The Opposite Impressions of S and F

I was fifteen, I think, when I first considered the letter S and the letter F. There are no two letters more opposite, in my mind.  In Karen Cushman’s The Midwife’s Apprentice, the protagonist, while learning to read and write, gives her opinion of letters:

She liked best the O, the D and the G, for they looked friendly. Z seemed mean, X wicked; and W always made her yawn. Q was by far the most beautiful, she thought, even if it could not stand alone and must be accompanied everywhere by the compliant U (p. 74, The Midwife’s Apprentice)

S and F may also be considered by the impression their shape gives on the page. S, I believe, is prettier even than Q, a pleasing swirl, curvy and soft, that takes little effort to create, without even the need to lift the pen’s nib from the paper. And S is not only lovely to behold; its substantial base gives it strength where it rests. It is sturdy and true, and though rounded its footing will not falter; S will do no more than gently rock, too evenly distributed to fall.

F, on the other hand, is top-heavy, its weight irregularly distributed on its one narrow foot. In other words, F is doomed to fall. The only other letter that stands such is P, which at least has a soft curve to catch it should it stumble. F is all harsh angles and points, and to write well requires the effort to lift the pen twice from a page.

It is little wonder, then, that there seem so many words associated with beauty and good that begin with S, and so many words linked to weakness, grief and loneliness that begin with F.


sacred, safe, sanctuary, saved, shimmer, shine, soft, solid, soothing, sparkle, special, splendid, stable, strong, succeed


fade, fail, faint, fall, false, falter, fatal, fatigued, fault, fear, forgotten, forlorn, fragile, frail, frightened

There are some words, of course, that break this trend – sorrow and sick, faith and fortune – but for me, since hearing the chorus of Fuel’s Shimmer – hearing and understanding, not how it was heard by only my child’s ears long before I was fifteen – S is forever raised above while F remains troubled and broken below.

All that shimmers in this world is sure to fade (Fuel)

(Graphics sourced from


To Read in One’s Own Words

Late nights singing, overtime and and a weekend away at choir camp all aligned at the end of the week and kept me away from the computer longer than I’d like. Not much to report save a small personal achievement: for my review (sort of like a talent/variety show, if anyone requires an explanation) item at camp, I read the first scene from Under the Bright Water aloud. I thought it fit the evening’s costume theme – book characters. Thought about dressing as one of my own characters, but decided that might be a little pretentious.
Twas a touch nerve-wracking, reading my own work. I know I’ve already published it, but still. It’s a little different, sharing it that way. More personal. I chose Under the Bright Water as it’s still the piece of writing I’m most satisfied with overall. I received several good comments about my style and quite a few said they were going to read the rest and would look into reading the rest of the series, which makes me happy.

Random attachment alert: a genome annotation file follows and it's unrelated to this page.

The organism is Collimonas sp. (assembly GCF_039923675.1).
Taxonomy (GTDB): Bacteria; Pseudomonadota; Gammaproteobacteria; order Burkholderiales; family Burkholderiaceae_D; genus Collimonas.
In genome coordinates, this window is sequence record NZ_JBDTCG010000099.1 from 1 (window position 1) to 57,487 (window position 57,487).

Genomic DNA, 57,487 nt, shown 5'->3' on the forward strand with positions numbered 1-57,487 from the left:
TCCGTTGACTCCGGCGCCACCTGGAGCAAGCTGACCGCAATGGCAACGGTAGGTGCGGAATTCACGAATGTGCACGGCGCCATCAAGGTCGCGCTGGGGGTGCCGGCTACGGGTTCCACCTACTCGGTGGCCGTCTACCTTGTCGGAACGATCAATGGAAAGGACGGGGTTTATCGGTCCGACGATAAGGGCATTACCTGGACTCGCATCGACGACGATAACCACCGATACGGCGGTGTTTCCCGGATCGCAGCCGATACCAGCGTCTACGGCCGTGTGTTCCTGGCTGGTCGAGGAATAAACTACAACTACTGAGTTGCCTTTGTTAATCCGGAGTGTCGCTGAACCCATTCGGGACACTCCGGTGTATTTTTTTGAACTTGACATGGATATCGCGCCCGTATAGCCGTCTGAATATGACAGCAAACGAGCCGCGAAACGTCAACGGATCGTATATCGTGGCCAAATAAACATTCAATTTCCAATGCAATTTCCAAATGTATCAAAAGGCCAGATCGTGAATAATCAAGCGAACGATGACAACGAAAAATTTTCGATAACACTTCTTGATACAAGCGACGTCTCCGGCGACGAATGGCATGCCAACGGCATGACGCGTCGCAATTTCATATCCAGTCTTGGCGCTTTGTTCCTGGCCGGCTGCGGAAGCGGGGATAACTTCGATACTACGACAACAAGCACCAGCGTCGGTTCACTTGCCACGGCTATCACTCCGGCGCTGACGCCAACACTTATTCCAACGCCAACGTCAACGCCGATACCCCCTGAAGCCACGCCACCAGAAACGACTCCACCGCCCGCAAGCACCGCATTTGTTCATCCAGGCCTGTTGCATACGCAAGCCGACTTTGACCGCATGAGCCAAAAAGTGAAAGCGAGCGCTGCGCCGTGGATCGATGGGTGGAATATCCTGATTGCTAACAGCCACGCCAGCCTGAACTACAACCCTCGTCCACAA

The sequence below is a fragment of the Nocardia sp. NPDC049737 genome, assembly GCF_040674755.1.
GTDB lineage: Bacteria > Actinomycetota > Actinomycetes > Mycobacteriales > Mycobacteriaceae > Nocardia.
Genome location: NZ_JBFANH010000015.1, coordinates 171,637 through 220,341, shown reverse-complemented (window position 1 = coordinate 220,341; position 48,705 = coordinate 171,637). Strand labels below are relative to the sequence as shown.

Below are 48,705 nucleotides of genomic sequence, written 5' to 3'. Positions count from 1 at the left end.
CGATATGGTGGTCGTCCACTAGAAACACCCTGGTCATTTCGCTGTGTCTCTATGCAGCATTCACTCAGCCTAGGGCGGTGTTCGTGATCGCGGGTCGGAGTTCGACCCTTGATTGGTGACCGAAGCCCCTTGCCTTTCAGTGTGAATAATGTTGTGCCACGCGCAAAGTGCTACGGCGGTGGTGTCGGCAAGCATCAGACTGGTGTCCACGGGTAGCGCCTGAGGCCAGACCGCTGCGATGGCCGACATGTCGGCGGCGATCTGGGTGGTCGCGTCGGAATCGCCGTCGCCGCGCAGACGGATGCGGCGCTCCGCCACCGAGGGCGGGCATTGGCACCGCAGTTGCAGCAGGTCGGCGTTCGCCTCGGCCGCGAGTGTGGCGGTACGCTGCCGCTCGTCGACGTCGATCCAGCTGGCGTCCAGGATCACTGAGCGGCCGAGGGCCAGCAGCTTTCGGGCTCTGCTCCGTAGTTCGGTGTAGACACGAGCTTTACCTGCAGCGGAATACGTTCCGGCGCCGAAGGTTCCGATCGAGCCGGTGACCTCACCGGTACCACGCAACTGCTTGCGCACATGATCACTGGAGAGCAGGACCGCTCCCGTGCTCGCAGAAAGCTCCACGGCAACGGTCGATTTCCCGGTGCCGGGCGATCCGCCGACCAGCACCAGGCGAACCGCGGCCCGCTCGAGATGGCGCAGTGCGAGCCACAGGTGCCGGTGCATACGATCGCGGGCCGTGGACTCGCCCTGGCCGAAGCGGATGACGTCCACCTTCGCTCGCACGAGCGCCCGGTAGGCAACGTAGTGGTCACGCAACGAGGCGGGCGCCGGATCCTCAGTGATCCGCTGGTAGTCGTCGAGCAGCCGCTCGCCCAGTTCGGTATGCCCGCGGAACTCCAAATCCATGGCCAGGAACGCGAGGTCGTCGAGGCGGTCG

I’ve really got to get a move on with the fourth story in Treading Twisted Lines and keep the series moving along. Number four’s been eluding me for far too long.

Hodmandod: Mating Ritual, Instrument, or Snail?

Been doing lots of reading. Getting a little annoyed with some somewhat sub-standard editing that caused me to give a book that I otherwise enjoyed  3/5 instead of 4/5. The second book in the series, which I finished today, was about to get the same treatment, but it achieved 4/5 despite these shortcomings because I don’t remember the last time I’ve gotten quite so emotionally involved, upset and angry – mainly angry – over a story.  Tricking, lying, abuse, and pure evil are bad. Not that I was ever unsure of that. But … wow. Had me feeling sick, hot and nearly shaking …

A new round of Balderdash below – have fun navigating my nonsense.  Remember, no googling until you’ve had a guess which option is correct.

And now, let’s play Balderdash …

Category:  Words


a) The name given to the mating ritual of the North African Red Scorpion involving a scuttling dance from the males that expresses sexual availability, females stalking the males as prey, and, once caught and the mating ritual is complete, concludes with the female slowly devouring the male, thus providing her main source of food until she gives birth to her live young.

b) A seven-stringed instrument similar to the sitar

c) A snail that has retreated into its shell

High Pressure: A Film Star, Con Artist, or Scientist’s Story?

Been doing a lot of reading. Bus rides to and from work are good for that, I’ve found. I’ve also found that I’ve missed reading. A lot. I suppose it’s an inferiority complex sort of thing, but I just can’t read while I’m in the process of trying to write my own novels. Finished Cloud Atlas and Flightless Falcoln; started Wool today.

Some movie blurbs to balderdash today – remember, no googling until you’ve guessed 🙂

And now, let’s play Balderdash …

Category:  Movies

High Pressure

a) A cowardly action film star is mistaken for an international spy and given three days to surrender to a terrorist syndicate, else they drop a bomb on Los Angeles

b) Story of a slippery con artist who tries to get people to invest in artificial rubber

c) A love triangle unfolds between a geologist and two marine biologists on a deep sea submarine expedition